2.2.13

The Beckett Circle on Barney Rosset

Official Samuel Beckett newsletter pays tribute to the founder of America's Grove Press
Barney Rosset
Tom Bishop pays tribute to the legendary American publisher over at The Beckett Circle:
For Beckett people, Barney Rosset, who died on February 21, 2012, earned his place of great honour in the Beckettian firmament by having been Beckett’s publisher in the United States at his Grove Press. Thanks to Grove Beckett’s works were more widely disseminated in the U.S.—and especially on American campuses—than in any other country, and Waiting for Godot alone sold more than an astounding 2.5 million copies.

But for the publishing world at large, Barney Rosset was not only responsible for making Beckett a well-known writer long before his Nobel Prize, he was, beyond a doubt, the enfant terrible of American publishing, the man who fought numerous, highly controversial legal battles to assert the First Amendment in a climate of political and sexual censorship. His most celebrated—and successful—battles earned Grove Press the rights to publish and distribute D.H. Lawrence’s Lady Chatterley’s Lover and Henry Miller’s Tropic of Cancer and changed the face of publishing in the United States. Rosset spent large sums of his own money (he came from a wealthy family), fought the U.S. government, and even went to jail, but he made Grove Press ‘a breach in the dam of American Puritanism’, as he himself termed it.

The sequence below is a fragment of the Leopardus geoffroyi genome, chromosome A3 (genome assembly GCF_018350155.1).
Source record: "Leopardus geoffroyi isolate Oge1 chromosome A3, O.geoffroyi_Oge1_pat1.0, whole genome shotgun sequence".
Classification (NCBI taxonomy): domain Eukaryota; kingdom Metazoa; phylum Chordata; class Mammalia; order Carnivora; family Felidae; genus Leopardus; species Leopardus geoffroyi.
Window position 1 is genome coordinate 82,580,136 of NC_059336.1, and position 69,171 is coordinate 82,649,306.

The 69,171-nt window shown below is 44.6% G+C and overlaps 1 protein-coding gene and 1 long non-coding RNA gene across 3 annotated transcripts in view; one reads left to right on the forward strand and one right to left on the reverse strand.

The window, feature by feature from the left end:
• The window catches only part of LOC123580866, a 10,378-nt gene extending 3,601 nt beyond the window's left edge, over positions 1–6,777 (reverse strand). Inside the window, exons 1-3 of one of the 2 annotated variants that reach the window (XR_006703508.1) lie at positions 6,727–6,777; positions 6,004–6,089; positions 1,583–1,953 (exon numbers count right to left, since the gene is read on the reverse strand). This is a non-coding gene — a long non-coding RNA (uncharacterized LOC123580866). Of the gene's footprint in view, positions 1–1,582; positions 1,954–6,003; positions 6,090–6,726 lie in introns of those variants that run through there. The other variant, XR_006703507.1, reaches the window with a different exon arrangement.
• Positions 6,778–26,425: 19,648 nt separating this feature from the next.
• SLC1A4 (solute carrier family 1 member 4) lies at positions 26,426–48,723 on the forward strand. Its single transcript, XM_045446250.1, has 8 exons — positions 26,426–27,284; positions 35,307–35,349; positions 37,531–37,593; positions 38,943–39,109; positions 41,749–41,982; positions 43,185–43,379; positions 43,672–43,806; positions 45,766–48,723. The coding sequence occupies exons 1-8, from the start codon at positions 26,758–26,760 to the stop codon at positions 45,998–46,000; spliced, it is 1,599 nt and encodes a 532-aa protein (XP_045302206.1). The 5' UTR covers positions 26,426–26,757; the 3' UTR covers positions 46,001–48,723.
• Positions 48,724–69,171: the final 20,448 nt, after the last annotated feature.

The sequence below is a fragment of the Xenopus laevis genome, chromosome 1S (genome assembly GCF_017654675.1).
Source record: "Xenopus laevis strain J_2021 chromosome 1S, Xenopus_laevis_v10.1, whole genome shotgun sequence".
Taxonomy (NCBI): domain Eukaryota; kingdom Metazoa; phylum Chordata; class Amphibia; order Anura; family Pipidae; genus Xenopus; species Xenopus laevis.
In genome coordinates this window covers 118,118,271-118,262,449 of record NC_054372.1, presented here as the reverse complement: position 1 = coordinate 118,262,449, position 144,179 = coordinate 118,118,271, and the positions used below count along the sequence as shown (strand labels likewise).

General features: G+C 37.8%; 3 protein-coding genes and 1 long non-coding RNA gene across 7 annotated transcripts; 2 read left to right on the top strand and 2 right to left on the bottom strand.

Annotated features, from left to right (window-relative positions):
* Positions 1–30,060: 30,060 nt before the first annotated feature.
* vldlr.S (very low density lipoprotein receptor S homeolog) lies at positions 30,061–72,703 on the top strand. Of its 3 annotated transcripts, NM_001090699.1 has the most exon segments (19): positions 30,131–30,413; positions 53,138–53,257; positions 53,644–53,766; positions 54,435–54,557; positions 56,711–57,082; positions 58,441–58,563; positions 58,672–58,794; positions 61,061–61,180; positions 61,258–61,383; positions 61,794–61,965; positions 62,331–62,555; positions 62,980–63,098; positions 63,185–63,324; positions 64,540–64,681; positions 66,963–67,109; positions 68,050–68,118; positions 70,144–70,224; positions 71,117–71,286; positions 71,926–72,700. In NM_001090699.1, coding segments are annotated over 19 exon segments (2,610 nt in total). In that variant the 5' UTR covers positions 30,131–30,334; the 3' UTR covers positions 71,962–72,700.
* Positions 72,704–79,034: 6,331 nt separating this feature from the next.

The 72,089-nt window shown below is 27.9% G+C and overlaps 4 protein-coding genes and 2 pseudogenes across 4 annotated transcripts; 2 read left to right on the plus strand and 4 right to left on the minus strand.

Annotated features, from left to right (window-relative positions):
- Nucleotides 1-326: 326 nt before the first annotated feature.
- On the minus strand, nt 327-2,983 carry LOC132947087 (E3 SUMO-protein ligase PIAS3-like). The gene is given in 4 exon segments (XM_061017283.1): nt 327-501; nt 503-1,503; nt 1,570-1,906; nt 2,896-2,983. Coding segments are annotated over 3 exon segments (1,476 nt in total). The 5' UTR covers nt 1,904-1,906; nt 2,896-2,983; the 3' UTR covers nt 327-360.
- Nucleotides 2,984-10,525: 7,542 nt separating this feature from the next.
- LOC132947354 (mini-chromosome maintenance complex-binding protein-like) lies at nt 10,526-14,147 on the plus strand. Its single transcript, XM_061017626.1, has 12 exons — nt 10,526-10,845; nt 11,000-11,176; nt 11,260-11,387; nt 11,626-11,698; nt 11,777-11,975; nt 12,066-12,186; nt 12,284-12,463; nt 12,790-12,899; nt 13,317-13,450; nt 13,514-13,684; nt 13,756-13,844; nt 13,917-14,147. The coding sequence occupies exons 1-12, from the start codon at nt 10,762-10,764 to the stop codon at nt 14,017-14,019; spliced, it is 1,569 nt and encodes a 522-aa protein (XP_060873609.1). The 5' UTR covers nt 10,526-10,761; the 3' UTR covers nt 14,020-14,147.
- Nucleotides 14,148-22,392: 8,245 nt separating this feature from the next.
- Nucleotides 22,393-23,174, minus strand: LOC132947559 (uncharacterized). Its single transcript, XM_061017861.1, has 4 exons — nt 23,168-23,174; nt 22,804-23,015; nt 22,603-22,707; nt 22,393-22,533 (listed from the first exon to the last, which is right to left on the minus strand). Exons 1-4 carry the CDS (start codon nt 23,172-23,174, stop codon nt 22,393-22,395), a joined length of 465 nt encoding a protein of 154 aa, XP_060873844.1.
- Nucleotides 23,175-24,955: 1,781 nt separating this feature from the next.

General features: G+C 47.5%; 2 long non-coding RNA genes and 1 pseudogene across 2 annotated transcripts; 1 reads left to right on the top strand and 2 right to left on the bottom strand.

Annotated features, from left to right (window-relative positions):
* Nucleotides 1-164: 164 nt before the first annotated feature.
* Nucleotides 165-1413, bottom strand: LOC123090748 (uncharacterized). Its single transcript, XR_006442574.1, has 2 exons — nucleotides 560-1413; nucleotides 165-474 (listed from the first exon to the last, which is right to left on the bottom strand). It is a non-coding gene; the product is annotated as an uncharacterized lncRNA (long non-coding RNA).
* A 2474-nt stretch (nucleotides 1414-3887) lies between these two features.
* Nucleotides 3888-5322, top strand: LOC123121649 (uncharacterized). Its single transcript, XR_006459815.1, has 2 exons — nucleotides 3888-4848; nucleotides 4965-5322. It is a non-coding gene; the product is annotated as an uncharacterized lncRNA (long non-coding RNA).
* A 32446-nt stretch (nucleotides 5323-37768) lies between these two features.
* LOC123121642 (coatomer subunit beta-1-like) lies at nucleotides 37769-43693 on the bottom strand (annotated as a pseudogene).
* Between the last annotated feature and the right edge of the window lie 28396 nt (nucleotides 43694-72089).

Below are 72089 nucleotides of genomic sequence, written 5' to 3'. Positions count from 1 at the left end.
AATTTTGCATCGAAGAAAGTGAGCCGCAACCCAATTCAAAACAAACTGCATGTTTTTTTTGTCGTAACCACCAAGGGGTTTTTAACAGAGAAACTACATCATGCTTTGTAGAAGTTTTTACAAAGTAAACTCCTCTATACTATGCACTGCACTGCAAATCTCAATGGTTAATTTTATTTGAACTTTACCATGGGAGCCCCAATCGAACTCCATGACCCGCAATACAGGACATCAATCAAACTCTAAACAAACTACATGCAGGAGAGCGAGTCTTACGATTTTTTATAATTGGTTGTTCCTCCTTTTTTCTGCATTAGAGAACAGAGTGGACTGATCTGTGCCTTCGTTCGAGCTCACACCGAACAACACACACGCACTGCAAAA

Having broken down the barriers to sexually explicit language and subject matter in literature, Rosset turned to film. He imported the then-sexually daring Swedish film, I Am Curious (Yellow), bought a small Greenwich Village movie house to show it, and then went to court once again when the film was banned. The case went all the way to the Supreme Court, and again he won and again his success marked a landmark victory against censorship laws and mentality. Life magazine may have entitled a 1969 article about him ‘The Old Smut Peddler’ but Rosset was not only unfazed, he belonged to the ‘it-doesn’t-matter-what-they-say-as-long-as-they-spell-the-name-right’ school. Most likely he felt that at 47 he should not have been labeled ‘old’. [Read More]
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